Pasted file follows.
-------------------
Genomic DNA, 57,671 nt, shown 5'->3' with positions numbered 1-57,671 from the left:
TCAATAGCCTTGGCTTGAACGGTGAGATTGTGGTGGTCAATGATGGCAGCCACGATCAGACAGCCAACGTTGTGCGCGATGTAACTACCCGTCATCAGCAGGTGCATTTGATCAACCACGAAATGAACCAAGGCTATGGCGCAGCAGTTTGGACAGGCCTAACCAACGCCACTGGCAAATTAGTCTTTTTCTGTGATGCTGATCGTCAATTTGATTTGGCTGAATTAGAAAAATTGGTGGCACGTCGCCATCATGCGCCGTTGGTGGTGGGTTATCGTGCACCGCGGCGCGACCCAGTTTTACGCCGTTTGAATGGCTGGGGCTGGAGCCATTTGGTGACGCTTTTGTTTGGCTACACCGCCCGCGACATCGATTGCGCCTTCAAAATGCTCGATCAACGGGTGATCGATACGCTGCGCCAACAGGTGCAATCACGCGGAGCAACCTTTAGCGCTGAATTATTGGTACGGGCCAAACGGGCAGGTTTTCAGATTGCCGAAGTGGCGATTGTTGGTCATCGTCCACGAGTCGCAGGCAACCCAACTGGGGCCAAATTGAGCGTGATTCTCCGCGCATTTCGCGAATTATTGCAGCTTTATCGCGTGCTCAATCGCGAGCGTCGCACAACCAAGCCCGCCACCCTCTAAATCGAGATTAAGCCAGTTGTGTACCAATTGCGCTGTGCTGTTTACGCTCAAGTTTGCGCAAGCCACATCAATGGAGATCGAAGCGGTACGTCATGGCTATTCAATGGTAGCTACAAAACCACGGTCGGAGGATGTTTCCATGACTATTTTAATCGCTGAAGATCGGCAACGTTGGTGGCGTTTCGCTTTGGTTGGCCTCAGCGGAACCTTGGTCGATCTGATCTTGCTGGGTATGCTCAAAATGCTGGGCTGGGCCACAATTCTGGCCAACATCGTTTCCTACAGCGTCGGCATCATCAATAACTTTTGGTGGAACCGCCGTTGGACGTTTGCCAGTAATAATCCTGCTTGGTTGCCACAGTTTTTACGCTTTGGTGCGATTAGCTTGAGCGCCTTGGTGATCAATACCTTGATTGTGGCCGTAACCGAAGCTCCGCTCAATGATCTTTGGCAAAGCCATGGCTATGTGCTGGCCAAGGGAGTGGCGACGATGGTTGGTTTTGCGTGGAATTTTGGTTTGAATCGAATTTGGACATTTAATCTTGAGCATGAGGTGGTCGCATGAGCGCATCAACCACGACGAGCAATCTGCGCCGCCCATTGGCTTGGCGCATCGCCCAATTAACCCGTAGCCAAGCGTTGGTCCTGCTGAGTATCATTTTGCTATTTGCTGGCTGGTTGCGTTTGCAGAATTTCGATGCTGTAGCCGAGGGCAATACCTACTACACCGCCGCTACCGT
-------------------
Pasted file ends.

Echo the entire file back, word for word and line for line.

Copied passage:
Genomic DNA, 57,671 nt, shown 5'->3' with positions numbered 1-57,671 from the left:
TCAATAGCCTTGGCTTGAACGGTGAGATTGTGGTGGTCAATGATGGCAGCCACGATCAGACAGCCAACGTTGTGCGCGATGTAACTACCCGTCATCAGCAGGTGCATTTGATCAACCACGAAATGAACCAAGGCTATGGCGCAGCAGTTTGGACAGGCCTAACCAACGCCACTGGCAAATTAGTCTTTTTCTGTGATGCTGATCGTCAATTTGATTTGGCTGAATTAGAAAAATTGGTGGCACGTCGCCATCATGCGCCGTTGGTGGTGGGTTATCGTGCACCGCGGCGCGACCCAGTTTTACGCCGTTTGAATGGCTGGGGCTGGAGCCATTTGGTGACGCTTTTGTTTGGCTACACCGCCCGCGACATCGATTGCGCCTTCAAAATGCTCGATCAACGGGTGATCGATACGCTGCGCCAACAGGTGCAATCACGCGGAGCAACCTTTAGCGCTGAATTATTGGTACGGGCCAAACGGGCAGGTTTTCAGATTGCCGAAGTGGCGATTGTTGGTCATCGTCCACGAGTCGCAGGCAACCCAACTGGGGCCAAATTGAGCGTGATTCTCCGCGCATTTCGCGAATTATTGCAGCTTTATCGCGTGCTCAATCGCGAGCGTCGCACAACCAAGCCCGCCACCCTCTAAATCGAGATTAAGCCAGTTGTGTACCAATTGCGCTGTGCTGTTTACGCTCAAGTTTGCGCAAGCCACATCAATGGAGATCGAAGCGGTACGTCATGGCTATTCAATGGTAGCTACAAAACCACGGTCGGAGGATGTTTCCATGACTATTTTAATCGCTGAAGATCGGCAACGTTGGTGGCGTTTCGCTTTGGTTGGCCTCAGCGGAACCTTGGTCGATCTGATCTTGCTGGGTATGCTCAAAATGCTGGGCTGGGCCACAATTCTGGCCAACATCGTTTCCTACAGCGTCGGCATCATCAATAACTTTTGGTGGAACCGCCGTTGGACGTTTGCCAGTAATAATCCTGCTTGGTTGCCACAGTTTTTACGCTTTGGTGCGATTAGCTTGAGCGCCTTGGTGATCAATACCTTGATTGTGGCCGTAACCGAAGCTCCGCTCAATGATCTTTGGCAAAGCCATGGCTATGTGCTGGCCAAGGGAGTGGCGACGATGGTTGGTTTTGCGTGGAATTTTGGTTTGAATCGAATTTGGACATTTAATCTTGAGCATGAGGTGGTCGCATGAGCGCATCAACCACGACGAGCAATCTGCGCCGCCCATTGGCTTGGCGCATCGCCCAATTAACCCGTAGCCAAGCGTTGGTCCTGCTGAGTATCATTTTGCTATTTGCTGGCTGGTTGCGTTTGCAGAATTTCGATGCTGTAGCCGAGGGCAATACCTACTACACCGCCGCTACCGT